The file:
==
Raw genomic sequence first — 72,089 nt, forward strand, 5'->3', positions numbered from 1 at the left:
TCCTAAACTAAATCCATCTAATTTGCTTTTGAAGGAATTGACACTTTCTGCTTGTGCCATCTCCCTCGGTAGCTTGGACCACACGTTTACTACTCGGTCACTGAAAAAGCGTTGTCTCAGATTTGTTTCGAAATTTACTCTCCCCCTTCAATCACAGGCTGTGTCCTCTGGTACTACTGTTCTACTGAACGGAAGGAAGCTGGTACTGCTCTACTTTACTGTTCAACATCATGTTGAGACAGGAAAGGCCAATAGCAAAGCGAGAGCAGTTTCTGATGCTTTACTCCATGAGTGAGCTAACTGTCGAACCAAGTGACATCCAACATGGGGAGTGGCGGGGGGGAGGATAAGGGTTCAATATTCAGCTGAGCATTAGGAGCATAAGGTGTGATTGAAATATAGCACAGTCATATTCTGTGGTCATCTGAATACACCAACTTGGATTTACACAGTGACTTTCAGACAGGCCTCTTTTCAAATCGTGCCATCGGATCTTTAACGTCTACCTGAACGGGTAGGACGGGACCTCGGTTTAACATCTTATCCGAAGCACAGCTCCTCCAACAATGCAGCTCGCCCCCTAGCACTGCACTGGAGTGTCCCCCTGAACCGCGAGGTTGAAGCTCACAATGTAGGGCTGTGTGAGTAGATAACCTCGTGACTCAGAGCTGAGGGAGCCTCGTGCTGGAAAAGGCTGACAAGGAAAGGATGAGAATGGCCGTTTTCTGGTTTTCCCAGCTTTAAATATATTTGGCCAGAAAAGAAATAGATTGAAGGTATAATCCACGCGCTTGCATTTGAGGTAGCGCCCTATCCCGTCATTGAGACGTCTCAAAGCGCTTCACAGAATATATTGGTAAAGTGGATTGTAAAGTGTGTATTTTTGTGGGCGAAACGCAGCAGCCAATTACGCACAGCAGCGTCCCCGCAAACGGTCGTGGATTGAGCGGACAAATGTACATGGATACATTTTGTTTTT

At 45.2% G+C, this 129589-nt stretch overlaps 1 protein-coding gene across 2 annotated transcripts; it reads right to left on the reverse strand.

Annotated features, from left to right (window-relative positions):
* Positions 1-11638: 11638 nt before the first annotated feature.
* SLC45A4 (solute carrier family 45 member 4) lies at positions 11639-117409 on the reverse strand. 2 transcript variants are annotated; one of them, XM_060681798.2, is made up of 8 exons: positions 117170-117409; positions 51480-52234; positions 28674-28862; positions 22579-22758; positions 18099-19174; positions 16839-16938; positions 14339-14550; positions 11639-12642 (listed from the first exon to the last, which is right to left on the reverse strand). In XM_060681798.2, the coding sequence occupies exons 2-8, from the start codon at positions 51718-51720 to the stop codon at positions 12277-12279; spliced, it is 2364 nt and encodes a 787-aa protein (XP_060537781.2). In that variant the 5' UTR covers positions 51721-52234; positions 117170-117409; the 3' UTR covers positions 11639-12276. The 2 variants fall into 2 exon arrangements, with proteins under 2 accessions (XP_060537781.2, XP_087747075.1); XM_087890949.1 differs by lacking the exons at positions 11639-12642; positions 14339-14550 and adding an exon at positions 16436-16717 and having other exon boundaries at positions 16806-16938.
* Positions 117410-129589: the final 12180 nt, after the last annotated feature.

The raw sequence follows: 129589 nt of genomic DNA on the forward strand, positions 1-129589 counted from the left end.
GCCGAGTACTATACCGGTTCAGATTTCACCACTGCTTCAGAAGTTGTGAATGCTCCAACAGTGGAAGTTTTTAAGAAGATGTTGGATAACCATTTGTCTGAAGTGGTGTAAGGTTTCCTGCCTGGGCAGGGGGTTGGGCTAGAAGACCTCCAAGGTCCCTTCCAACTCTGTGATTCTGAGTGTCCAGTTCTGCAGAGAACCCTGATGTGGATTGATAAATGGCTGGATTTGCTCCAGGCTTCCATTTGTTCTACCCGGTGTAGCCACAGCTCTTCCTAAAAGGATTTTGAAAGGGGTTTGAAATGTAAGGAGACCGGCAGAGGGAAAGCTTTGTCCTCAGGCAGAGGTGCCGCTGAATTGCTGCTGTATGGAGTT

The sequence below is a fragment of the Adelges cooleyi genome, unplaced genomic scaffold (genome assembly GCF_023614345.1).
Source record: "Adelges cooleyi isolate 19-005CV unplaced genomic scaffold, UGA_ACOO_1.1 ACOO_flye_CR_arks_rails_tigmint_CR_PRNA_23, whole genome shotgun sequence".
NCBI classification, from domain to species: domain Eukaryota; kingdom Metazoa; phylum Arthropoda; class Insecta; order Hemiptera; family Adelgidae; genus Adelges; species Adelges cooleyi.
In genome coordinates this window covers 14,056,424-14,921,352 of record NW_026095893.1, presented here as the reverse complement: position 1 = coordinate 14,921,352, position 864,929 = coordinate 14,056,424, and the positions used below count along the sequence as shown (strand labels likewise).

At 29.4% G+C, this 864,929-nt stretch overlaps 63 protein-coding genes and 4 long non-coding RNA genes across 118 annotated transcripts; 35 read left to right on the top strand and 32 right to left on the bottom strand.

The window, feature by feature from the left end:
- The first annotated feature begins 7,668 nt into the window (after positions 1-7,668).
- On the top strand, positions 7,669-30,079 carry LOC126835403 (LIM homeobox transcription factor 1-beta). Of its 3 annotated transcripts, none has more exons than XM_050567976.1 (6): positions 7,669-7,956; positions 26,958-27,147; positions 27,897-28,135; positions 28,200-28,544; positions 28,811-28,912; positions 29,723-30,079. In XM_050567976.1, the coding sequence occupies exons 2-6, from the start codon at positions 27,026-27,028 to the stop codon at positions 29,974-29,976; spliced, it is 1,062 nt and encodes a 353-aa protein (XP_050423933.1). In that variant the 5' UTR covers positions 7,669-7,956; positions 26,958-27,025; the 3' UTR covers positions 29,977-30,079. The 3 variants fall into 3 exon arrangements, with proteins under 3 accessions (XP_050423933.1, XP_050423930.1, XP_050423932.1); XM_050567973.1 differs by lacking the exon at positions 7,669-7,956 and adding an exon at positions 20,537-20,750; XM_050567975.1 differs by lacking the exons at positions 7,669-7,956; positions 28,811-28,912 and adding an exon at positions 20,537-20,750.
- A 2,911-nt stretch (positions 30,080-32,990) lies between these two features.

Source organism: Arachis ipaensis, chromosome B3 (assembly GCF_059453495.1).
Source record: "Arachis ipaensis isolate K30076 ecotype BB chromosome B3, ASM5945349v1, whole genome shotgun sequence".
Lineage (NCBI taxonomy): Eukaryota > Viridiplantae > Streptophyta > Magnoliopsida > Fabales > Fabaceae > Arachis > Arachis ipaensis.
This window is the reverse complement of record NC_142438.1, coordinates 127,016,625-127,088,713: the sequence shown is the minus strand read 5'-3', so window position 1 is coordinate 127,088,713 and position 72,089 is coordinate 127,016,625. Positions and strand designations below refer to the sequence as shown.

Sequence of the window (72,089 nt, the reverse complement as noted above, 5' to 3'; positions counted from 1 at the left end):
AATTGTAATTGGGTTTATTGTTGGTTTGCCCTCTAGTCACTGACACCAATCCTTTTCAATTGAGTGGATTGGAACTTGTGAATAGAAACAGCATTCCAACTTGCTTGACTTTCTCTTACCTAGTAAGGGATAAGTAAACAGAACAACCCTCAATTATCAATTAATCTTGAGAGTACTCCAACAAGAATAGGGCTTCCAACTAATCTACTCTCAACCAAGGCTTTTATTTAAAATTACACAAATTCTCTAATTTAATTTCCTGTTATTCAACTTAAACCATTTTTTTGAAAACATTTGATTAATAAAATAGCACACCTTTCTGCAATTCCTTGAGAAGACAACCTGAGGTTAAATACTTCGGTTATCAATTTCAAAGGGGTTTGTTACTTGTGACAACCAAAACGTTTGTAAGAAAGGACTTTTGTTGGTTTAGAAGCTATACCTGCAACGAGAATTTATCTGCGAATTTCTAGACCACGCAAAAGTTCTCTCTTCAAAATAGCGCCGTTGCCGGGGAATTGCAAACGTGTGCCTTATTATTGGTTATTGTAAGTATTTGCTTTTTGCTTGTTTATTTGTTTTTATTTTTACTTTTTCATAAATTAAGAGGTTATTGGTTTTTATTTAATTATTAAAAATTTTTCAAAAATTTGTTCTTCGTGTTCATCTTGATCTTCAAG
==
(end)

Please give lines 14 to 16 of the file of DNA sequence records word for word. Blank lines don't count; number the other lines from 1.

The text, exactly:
At 29.4% G+C, this 864,929-nt stretch overlaps 63 protein-coding genes and 4 long non-coding RNA genes across 118 annotated transcripts; 35 read left to right on the top strand and 32 right to left on the bottom strand.

The window, feature by feature from the left end:
- The first annotated feature begins 7,668 nt into the window (after positions 1-7,668).